## In a Nutshell

For each deck options group in Anki, set the initial ease factor to the average ease factor of the mature cards in that deck options group.

**UPDATE 2017-02-15:**

I completed an addon to do this automatically for all decks. **To install** from within Anki, use Tools » Addons » Browse&Install and enter **code: 633293039**. Sourcecode can be found on the Anki avgEase github page.

*Bug reports? Submit them to the github page*.

## How Anki’s Algorithm Works

Briefly, Anki’s scheduling algorithm works like this:

- Cards get an initial ease factor (a percentage)
- When you get a card right (Good), you multiply the last interval by the ease factor to get the new one.
- Mark a card
*Easy*or*Hard*and we make the ease factor a little bigger or smaller. - Mark a card
*Again*and we make the ease factor even smaller and send the card to the relearning queue.

There’s much more to it, but this is all we need to know right now.

## The Ease Factor

Let’s say a card has an ease factor of 250% (the default). If we waited 10 days to see the card, and we mark it as *Good*, then we’ll wait 10 days * 250% = 25 days until we see it again.

If we mark it *Good* the next time we see it, we’ll wait 25 days * 250% = 62.5 days.

And so on and so forth.

Notice the assumption here is that each interval will be 250% of the last one.

This seems like a pretty unlikely assumption to me. The model here is very simplistic. But what happens is that if the intervals grow too fast, we mark the card *Hard* or *Again* and slow down its growth. If the interval grows too slowly, we mark the card *Easy* and speed up how quickly the intervals grow.

It’s a system that relies heavily on feedback. As I see it, we *know* we’re going to get off track, so we rely on user feedback to slow us down or speed us up as needed.

Now if the intervals do grow in a fairly predictable manner, each being a certain percentage of the last, then after many trials and much feedback, the ease factor should settle around a pretty accurate value. In other words, the older a card is, and the more reviews it’s had, the more accurate it’s ease factor should be.

## What About Young Cards?

So far, we’ve seen that, assuming that a good interval for reviews does grow as a set percentage of the last interval, it’ll be the older cards with lots of reviews that have accurate ease factors. The new and young cards will have inaccurate ease factors.

Every bit of feedback causes a smallish correction (15-20%) in the ease factor, so if cards are starting out with an ease factor that’s really off, it’ll take a long, inefficient time until the ease factor is around where it needs to be. You’ll be seeing the card either too early or too late for quite a while until the ease factor is about where it should be.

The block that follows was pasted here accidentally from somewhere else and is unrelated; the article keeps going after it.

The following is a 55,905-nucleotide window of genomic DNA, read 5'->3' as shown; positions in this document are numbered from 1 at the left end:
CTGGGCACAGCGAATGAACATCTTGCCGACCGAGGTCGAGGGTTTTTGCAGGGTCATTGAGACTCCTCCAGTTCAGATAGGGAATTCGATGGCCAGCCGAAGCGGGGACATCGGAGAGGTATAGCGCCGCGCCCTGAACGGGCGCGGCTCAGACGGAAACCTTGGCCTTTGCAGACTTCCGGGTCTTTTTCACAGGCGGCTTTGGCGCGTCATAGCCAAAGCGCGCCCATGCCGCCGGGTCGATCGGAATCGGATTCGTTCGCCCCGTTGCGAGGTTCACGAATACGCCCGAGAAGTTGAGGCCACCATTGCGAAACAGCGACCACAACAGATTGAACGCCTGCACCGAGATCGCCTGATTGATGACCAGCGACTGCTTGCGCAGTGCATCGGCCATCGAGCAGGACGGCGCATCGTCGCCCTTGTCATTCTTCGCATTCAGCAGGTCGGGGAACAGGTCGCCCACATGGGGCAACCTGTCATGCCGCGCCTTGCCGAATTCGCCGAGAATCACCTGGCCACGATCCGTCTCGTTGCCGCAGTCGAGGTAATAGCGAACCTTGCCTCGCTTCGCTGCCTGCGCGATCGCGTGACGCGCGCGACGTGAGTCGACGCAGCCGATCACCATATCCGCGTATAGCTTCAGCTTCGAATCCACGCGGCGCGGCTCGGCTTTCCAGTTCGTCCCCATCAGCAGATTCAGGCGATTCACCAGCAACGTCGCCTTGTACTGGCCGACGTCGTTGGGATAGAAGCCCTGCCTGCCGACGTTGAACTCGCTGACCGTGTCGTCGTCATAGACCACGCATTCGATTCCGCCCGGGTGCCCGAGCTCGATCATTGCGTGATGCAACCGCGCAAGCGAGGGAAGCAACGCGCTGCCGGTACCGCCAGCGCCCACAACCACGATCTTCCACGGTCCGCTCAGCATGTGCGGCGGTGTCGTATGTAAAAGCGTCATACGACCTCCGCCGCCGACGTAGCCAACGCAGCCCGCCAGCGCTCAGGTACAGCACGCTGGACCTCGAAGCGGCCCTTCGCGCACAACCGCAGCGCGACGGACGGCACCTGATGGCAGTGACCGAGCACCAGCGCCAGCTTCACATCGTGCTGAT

### How can you give young cards a head start in life?

The closer we get that initial ease factor to the correct value, the less feedback (and time) it will take until that card is humming along smoothly.

But where to find a good initial ease factor?

Chances are, that your decks each contain similar cards. Within a deck, most of the cards probably have similar content, and with some exceptions, they’re probably mostly the same difficulty for you.

Imagine that we can somehow figure out the average optimal ease factor for the cards in a deck. If we set the initial ease factor to that average, then most cards would start out pretty close to their optimal ease factor. Those cards wouldn’t need so much feedback until their ease factor is adjusted to about as good as we can get it.

Well the closest we can get to this average optimal ease factor is to look at the ease factors of the oldest, most mature cards in the deck, and find the average of their ease factors.

That’s the best we can do.

And it turns out, it’s not that hard to do since the ease factor and interval for each card is listed in Anki’s database. We just need to search for mature cards that are in our deck options group and find their average ease factor. That’s the ease factor we should use as the initial ease factor for all cards.

One handy way to spot mature cards it to look for cards with an interval greater than some arbitrary (but large) number of days. This way you know the card has been reviewed enough to give Anki a good amount of feedback.

## Where’s the Cut-off for Mature Cards?

If you look in the Anki manual, and at what’s been written online, you’ll see 20 days pop up again and again.

I think Damien (Anki’s creator) came up with this number as an arbitrary cut-off point between young and mature. And this 20-day figure seems to have stuck. (Oh yeah, and the 20-day cut-off is what’s used in Anki’s reports.)

However, I’ve found that some of my decks are pretty easy. If I adjust the ease settings until I only get 80 to 90 percent of my reviews right, then 20 days really doesn’t represent a mature card.

For that reason, I’ve switched to using a 90-day cut-off point.

A better approach might be to look at a percentage of your cards. Perhaps sort the cards by interval length and look the top 25%.

## Can we Automate this?

Yes.

I have an addon that I wrote for myself that does this. Unfortunately it’s tied up with a lot of code that does a bunch of other things. I plan on separating itout into a separate addon and posting it on github fairly soon.

In the mean-time, there may already be an addon that does this. Since I have my own, I actually haven’t looked.

**UPDATE 2017-02-25:**

Hot off the presses! I just released the addon.

- AnkiWeb Code: 633293039
- GitHub: Anki avgEase